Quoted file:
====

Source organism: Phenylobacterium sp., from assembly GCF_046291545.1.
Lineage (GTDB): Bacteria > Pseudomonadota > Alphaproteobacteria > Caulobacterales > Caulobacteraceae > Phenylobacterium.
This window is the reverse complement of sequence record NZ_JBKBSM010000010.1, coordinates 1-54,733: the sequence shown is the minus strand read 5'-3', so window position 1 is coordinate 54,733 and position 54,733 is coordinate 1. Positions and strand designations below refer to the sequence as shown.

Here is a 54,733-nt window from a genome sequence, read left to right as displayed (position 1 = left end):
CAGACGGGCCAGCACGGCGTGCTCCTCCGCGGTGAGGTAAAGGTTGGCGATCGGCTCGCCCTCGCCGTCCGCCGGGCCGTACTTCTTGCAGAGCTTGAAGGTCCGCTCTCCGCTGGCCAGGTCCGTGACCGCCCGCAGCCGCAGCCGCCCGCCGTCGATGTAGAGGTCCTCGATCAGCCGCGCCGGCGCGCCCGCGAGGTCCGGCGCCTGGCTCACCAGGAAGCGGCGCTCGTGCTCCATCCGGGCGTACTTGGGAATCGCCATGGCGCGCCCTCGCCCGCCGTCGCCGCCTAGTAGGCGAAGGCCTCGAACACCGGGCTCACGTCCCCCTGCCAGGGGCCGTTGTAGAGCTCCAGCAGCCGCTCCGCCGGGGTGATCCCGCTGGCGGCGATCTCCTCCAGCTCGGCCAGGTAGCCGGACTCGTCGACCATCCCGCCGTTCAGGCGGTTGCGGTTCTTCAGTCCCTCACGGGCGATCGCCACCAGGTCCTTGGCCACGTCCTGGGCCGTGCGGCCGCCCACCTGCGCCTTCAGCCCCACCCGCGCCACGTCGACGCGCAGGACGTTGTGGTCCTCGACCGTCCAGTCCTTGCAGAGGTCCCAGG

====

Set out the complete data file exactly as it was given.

Source organism: Phenylobacterium sp., from assembly GCF_046291545.1.
Lineage (GTDB): Bacteria > Pseudomonadota > Alphaproteobacteria > Caulobacterales > Caulobacteraceae > Phenylobacterium.
This window is the reverse complement of sequence record NZ_JBKBSM010000010.1, coordinates 1-54,733: the sequence shown is the minus strand read 5'-3', so window position 1 is coordinate 54,733 and position 54,733 is coordinate 1. Positions and strand designations below refer to the sequence as shown.

Here is a 54,733-nt window from a genome sequence, read left to right as displayed (position 1 = left end):
CAGACGGGCCAGCACGGCGTGCTCCTCCGCGGTGAGGTAAAGGTTGGCGATCGGCTCGCCCTCGCCGTCCGCCGGGCCGTACTTCTTGCAGAGCTTGAAGGTCCGCTCTCCGCTGGCCAGGTCCGTGACCGCCCGCAGCCGCAGCCGCCCGCCGTCGATGTAGAGGTCCTCGATCAGCCGCGCCGGCGCGCCCGCGAGGTCCGGCGCCTGGCTCACCAGGAAGCGGCGCTCGTGCTCCATCCGGGCGTACTTGGGAATCGCCATGGCGCGCCCTCGCCCGCCGTCGCCGCCTAGTAGGCGAAGGCCTCGAACACCGGGCTCACGTCCCCCTGCCAGGGGCCGTTGTAGAGCTCCAGCAGCCGCTCCGCCGGGGTGATCCCGCTGGCGGCGATCTCCTCCAGCTCGGCCAGGTAGCCGGACTCGTCGACCATCCCGCCGTTCAGGCGGTTGCGGTTCTTCAGTCCCTCACGGGCGATCGCCACCAGGTCCTTGGCCACGTCCTGGGCCGTGCGGCCGCCCACCTGCGCCTTCAGCCCCACCCGCGCCACGTCGACGCGCAGGACGTTGTGGTCCTCGACCGTCCAGTCCTTGCAGAGGTCCCAGG